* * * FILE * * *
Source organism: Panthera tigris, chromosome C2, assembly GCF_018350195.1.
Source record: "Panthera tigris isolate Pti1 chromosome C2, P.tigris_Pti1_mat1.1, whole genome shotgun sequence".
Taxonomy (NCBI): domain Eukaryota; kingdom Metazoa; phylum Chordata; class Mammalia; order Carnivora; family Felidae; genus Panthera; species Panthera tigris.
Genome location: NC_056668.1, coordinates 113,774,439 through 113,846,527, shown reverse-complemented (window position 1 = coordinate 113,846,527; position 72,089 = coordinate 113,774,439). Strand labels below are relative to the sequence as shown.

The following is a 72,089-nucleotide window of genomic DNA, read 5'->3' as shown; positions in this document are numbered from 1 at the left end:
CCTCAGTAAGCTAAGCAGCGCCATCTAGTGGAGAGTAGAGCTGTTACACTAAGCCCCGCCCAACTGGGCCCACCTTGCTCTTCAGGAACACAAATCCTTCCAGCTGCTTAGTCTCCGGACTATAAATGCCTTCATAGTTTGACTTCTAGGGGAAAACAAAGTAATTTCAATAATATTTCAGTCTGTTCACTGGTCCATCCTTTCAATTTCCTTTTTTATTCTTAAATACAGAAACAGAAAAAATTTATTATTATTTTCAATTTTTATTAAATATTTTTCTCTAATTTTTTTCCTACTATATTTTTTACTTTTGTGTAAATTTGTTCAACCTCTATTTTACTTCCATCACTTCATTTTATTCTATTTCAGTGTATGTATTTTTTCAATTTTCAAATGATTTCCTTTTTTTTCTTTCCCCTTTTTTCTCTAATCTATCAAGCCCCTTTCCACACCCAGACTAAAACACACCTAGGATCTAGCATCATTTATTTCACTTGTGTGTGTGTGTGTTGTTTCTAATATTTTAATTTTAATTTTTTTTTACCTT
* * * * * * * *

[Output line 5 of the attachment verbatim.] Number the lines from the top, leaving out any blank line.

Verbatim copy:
The following is a 72,089-nucleotide window of genomic DNA, read 5'->3' as shown; positions in this document are numbered from 1 at the left end: